Process evaluation

The process evaluation will be carried out in line with a framework provided by Saunders et al. [51] to examine the implementation of the MasterYourBreath study protocol and the relationship between specific intervention components and outcomes. The implementation of the study protocol will be monitored and documented by the research team. Quantitative data will be collected for program use, for example login frequency and frequency of use of each intervention component. The web-based questionnaire, will be used to ask participants of the intervention group, who did not use the intervention, to provide a reason for this (not enough time; not necessary, because I live healthy; not necessary, because I think I am not at risk for or do not have COPD; I wanted to visit the website, but I could not login to the website; other reason). Participants who used the intervention will be asked questions largely based on earlier work of de Vries et al. [11] about the website’s navigation (1 item; i.e., “It was easy to find information on the website” totally agree – totally disagree) the level of personalisation, novelty, comprehensibility and usefulness of the feedback messages (4 items; e.g., “the feedback messages were personally relevant to me” totally agree – totally disagree) and two general questions (i.e., “I would recommend MasterYourBreath to others” totally agree – totally disagree “I would like to use MasterYourBreath in the future” totally agree – totally disagree). Finally, participants will be asked to rate the feedback messages on a scale from 1 – 10. Semi-structured interviews will be conducted with participants of the experimental group to explore their reasons for participation, expectations of the study, experiences with the intervention and e-mail prompts, the recruitment procedure and information regarding the project. The interviews will be conducted after participants finish the follow-up questionnaire at 6 months, in order to avoid the contamination of the measurement. To create a heterogeneous sample, participants will be selected based on recruitment strategy (online or general practice), age, gender, COPD patient/at risk for COPD, education level, current work status and smoking status. A researcher not involved in other aspects of the study will conduct, audiotape and transcribe the interviews verbatim.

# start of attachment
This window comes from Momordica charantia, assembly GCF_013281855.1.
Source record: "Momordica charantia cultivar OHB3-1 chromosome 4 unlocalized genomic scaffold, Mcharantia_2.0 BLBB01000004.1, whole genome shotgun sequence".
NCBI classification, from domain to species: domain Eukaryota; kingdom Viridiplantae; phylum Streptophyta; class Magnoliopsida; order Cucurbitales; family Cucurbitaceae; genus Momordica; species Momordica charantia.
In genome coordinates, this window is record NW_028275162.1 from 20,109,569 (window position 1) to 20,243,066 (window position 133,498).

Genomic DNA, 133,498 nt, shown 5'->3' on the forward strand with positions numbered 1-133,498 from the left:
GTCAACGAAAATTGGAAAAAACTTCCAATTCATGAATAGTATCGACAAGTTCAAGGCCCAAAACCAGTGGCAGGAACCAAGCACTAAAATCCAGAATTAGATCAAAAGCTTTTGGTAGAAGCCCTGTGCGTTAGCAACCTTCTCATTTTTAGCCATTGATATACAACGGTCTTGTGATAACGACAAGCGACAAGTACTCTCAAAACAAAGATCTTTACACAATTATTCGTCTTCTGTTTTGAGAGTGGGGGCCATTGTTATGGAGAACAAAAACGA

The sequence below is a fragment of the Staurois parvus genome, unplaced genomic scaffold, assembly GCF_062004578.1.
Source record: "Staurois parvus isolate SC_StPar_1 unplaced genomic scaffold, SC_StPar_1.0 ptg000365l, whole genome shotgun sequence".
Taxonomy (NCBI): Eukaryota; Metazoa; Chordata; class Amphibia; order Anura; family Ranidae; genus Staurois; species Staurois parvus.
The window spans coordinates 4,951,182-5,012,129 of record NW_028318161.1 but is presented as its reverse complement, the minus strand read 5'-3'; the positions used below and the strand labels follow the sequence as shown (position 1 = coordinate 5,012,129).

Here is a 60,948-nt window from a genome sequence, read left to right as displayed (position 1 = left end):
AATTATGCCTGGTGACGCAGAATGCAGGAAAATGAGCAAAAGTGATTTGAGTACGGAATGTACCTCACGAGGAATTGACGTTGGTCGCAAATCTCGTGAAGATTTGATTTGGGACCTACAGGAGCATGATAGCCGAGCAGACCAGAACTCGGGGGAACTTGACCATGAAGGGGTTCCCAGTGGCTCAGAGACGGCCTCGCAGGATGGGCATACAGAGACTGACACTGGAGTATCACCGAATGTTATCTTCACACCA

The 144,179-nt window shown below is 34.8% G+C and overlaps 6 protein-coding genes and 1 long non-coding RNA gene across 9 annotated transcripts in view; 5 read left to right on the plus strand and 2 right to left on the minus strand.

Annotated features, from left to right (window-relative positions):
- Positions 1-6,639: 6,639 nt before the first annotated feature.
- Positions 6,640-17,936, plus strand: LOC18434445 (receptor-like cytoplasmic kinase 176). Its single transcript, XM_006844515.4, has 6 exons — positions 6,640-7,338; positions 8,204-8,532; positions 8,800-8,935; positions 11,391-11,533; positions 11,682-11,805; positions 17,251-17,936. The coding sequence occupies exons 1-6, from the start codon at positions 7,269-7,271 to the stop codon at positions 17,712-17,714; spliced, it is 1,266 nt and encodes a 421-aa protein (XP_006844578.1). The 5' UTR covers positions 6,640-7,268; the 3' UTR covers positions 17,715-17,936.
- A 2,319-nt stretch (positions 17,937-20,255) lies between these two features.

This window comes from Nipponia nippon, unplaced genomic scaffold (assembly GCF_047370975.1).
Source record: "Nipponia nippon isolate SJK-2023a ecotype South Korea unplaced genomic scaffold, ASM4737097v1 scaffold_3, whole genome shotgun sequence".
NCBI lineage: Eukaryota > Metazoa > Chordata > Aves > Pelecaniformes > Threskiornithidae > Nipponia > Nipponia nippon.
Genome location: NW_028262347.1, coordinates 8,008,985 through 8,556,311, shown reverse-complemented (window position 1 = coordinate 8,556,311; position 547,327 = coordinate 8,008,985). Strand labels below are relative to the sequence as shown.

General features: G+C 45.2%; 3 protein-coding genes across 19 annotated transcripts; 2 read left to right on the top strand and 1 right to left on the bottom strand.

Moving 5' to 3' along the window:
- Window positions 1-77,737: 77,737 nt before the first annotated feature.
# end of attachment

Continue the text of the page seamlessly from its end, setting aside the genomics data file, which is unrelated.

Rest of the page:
Besides, all communication between participants and the research team will be documented.


Number (%) and mean (SD) will be computed for categorical and numerical baseline characteristics, respectively, where the differences in these characteristics are assessed between intervention and control groups by chi-square or Fisher’s exact tests for categorical variables and independent-samples t-tests for numerical variables. Data will be analysed according to the intention to treat principle. In addition, a per-protocol analysis will be conducted. For this analysis, it is required that participants complete at least one intervention component. The uncorrected and corrected effect of the intervention on the primary and secondary outcome measures at 6 months will be assessed with logistic regression for categorical outcomes and linear regression for numerical outcomes. As for correction, baseline characteristics related to the outcome at 6 months are included in the regression model to increase the precision of the intervention effect. Since randomisation is stratified by recruitment method (online or through general practices), recruitment method is also included as a covariate in these analyses. As a sensitivity analysis, the differences in baseline characteristics between the groups recruited online and through the practices are compared. If this analysis shows that the groups are comparable, the analyses will be applied to the whole dataset, otherwise the groups will be analysed separately.